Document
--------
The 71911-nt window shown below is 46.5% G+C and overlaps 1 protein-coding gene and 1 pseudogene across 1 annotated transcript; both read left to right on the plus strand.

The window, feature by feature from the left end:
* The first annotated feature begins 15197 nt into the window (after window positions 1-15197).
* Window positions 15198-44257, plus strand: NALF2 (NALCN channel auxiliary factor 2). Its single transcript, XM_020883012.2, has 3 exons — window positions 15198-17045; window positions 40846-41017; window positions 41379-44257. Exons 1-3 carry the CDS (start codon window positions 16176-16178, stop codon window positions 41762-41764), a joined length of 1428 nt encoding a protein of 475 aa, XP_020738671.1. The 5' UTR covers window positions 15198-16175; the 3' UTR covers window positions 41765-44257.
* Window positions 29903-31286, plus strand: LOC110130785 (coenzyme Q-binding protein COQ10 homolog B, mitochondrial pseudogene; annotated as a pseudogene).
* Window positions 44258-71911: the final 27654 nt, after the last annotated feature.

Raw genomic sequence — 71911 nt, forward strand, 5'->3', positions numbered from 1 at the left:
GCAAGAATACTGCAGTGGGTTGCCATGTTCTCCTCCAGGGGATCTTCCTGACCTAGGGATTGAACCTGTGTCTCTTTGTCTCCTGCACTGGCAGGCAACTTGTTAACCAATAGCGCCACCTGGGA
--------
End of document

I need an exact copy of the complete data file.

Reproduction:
The 71911-nt window shown below is 46.5% G+C and overlaps 1 protein-coding gene and 1 pseudogene across 1 annotated transcript; both read left to right on the plus strand.

The window, feature by feature from the left end:
* The first annotated feature begins 15197 nt into the window (after window positions 1-15197).
* Window positions 15198-44257, plus strand: NALF2 (NALCN channel auxiliary factor 2). Its single transcript, XM_020883012.2, has 3 exons — window positions 15198-17045; window positions 40846-41017; window positions 41379-44257. Exons 1-3 carry the CDS (start codon window positions 16176-16178, stop codon window positions 41762-41764), a joined length of 1428 nt encoding a protein of 475 aa, XP_020738671.1. The 5' UTR covers window positions 15198-16175; the 3' UTR covers window positions 41765-44257.
* Window positions 29903-31286, plus strand: LOC110130785 (coenzyme Q-binding protein COQ10 homolog B, mitochondrial pseudogene; annotated as a pseudogene).
* Window positions 44258-71911: the final 27654 nt, after the last annotated feature.

Raw genomic sequence — 71911 nt, forward strand, 5'->3', positions numbered from 1 at the left:
GCAAGAATACTGCAGTGGGTTGCCATGTTCTCCTCCAGGGGATCTTCCTGACCTAGGGATTGAACCTGTGTCTCTTTGTCTCCTGCACTGGCAGGCAACTTGTTAACCAATAGCGCCACCTGGGA